I was a junior in college when I chose to major in accounting. At the time I was struggling to find a passion and the economy was struggling as well. I knew that accounting would guarantee me a job and supply a steady income.
I wasn’t very interested in the subject of accounting, but I was good at it. I graduated with a 3.8 GPA and a job offer from one of the world’s largest accounting firms. They lured me with in with fancy lunches, gifts, and the promise of a substantial paycheck. I figured I’d try it out for a couple years, get my CPA, and at the very least the position would look great on my resume.
Well life often doesn’t go to plan. I ended up resigning a year and nine months later, without my CPA, and without another job in the industry. Many people have questioned whether or not I made the right decision for my career and have wondered what the heck happened. Here are five reasons why I left my secure, well-paying job… and why maybe you should leave yours too.
#1 I didn’t enjoy the work.
For some people my job as a tax accountant is a challenging, fulfilling task. But I was unable to connect personal meaning to it and as a result I found it painfully boring. I grew to resent the many different tax laws. I didn’t know why I had to work late filing out various tax forms, just because some big shots in Congress wanted to make everything unnecessarily complicated.
#2 I didn’t like the office environment
I thrive on sunshine, we all do. In college I biked to class and spent at least a couple of hours outside everyday. It was great to breathe fresh air, get my heartbeat racing, and feel physically tired at the end of each day. When I started working I slowly said goodbye to all of that. Eventually my days consisted of waking up early, spending 30 minutes commuting to work, parking in a garage, taking an elevator up to my office, sitting in a cubicle with no windows for the next 10 hours, spending 30 minutes driving home… and then spending a couple hours de-stressing before I went to sleep so I could do all again the next day. I grew to hate the office environment and viewed it as my prison cell.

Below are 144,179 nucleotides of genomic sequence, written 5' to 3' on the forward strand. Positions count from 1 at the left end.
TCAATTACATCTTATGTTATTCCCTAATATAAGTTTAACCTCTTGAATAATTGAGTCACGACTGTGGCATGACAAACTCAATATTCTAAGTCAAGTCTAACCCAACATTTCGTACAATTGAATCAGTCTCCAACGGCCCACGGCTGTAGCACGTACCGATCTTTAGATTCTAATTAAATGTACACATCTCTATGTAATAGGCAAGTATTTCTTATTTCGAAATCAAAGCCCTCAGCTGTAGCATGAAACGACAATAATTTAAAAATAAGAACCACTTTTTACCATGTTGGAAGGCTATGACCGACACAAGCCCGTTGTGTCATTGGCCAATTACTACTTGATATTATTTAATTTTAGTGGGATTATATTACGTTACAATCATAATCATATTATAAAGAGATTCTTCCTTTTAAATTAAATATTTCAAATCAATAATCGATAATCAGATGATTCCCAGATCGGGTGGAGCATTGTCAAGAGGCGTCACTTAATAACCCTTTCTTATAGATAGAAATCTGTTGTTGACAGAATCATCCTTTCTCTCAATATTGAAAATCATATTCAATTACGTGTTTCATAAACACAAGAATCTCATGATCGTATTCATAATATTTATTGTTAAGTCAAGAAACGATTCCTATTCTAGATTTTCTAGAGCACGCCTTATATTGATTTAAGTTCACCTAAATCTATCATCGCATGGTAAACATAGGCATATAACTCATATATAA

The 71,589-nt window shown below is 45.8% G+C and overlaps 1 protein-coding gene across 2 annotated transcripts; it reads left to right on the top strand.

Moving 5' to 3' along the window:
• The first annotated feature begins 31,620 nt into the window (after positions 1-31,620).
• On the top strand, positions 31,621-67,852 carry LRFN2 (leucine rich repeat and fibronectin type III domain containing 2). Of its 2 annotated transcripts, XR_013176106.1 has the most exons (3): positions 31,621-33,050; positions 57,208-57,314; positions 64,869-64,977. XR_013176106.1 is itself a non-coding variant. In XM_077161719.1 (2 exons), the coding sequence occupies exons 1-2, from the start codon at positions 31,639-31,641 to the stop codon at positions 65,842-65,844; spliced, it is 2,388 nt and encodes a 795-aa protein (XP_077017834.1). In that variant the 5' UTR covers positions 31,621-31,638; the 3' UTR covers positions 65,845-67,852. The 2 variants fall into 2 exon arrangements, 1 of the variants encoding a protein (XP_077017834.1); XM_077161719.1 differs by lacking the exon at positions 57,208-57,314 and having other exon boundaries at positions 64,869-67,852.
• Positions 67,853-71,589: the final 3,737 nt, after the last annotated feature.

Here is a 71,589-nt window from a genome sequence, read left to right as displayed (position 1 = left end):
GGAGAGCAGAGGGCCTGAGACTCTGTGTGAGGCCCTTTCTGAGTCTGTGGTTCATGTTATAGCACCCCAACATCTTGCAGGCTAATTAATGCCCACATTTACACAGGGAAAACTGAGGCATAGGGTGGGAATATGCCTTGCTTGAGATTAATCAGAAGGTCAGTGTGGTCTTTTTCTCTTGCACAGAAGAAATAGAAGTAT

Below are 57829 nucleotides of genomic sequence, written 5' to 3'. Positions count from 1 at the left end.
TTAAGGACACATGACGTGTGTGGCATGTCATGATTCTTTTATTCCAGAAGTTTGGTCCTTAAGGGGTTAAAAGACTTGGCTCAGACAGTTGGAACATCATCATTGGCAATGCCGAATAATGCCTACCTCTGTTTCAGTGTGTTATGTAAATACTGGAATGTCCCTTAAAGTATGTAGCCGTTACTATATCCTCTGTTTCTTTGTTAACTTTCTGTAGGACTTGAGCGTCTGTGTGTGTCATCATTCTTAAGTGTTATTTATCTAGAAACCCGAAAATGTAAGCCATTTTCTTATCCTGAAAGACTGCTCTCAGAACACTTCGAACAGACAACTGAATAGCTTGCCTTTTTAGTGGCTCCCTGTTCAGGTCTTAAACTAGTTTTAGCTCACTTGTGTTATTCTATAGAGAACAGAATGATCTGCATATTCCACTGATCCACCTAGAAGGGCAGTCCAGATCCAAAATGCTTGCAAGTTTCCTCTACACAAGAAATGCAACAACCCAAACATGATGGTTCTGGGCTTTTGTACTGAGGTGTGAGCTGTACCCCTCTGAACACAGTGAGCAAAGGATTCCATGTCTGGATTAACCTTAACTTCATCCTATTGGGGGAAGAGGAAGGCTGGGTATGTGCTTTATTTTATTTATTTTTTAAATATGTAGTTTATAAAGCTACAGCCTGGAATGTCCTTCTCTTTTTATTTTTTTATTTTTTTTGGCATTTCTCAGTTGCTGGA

#3 Didn’t connect with my office peers
My co-workers and my bosses were all truly smart, hard-working, and friendly people. But I had trouble truly connecting with most of them. They actually enjoyed discussing the nuances of tax law, didn’t seem to mind the cubicle, and were more concerned about passing the CPA exam then maintaining their quality of life. I couldn’t relate and because of that I began to make myself feel isolated and misunderstood.
#4 I got depressed
After about a year and a half of disliking what I did all day, hating where I did it, and not connecting with my peers…I started to get depressed. FIrst I’d deal with it by smoking a cigarette on the way home. Eventually I dropped the cigarettes and just cried instead. At first it would just be on my way home, but soon I was crying on my way into work and on the weekends too. A lack of purpose and fulfillment had caused me to develop a low self-esteem. Simple things that used to make me laugh and smile started to have no effect and I dreaded waking up in the mornings.
#5 I didn’t want my bosses job
Eventually word came around that it was a “promotion year” for me. I started hearing from 1-4 people a day about how I needed to start going above and beyond what was expected of me. They said this like a promotion was a very good and exciting thing… but I could barely keep it together doing my current job. The very thought of having to learn more tax code and spend even more hours in an office caused me to start crying in the middle of the work day. It was in those moments that I was so thankful they had a private bathroom on the ground floor.
Once I could no longer keep it together in my office, I knew I had to get out. It no longer mattered that I hadn’t lasted two years there, that I never finished getting my CPA, and that I never got a promotion. My survival instinct kicked in and I realized that if I didn’t get out now that I was going to completely lose myself. I immediately started applying for new jobs and I soon heard back from an organic food company that wanted to hire me as an independant contractor.
The new job offers no guaranteed paychecks. It is up to me to find work for the company and make my own money. But I get to interact with lots of different people, make my own hours, have more free time to pursue my passions, and most importantly do work that I find interesting. When I accepted the position I immediately felt more energy and more excitement about life. It didn’t matter what anyone else thought… because I could instantly feel that I was making the right decision.
Many people put on a smile everyday and pretend everything is great, but lots of us are secretly struggling. If you are feeling miserable at your current job, or in any current situation, you need to know that you are not alone and you can change it. It will take some planning, a whole lot of courage, and definitely won’t be easy, but it will absolutely be worth it. Unhappiness, depression, lack of energy… be thankful for these symptoms. For they are simply signs that you need to re-route your life. We have a limited time on Earth and we shouldn’t waste precious years of our lives in an environment that is not a good fit. Take that leap of faith and take it sooner rather than later.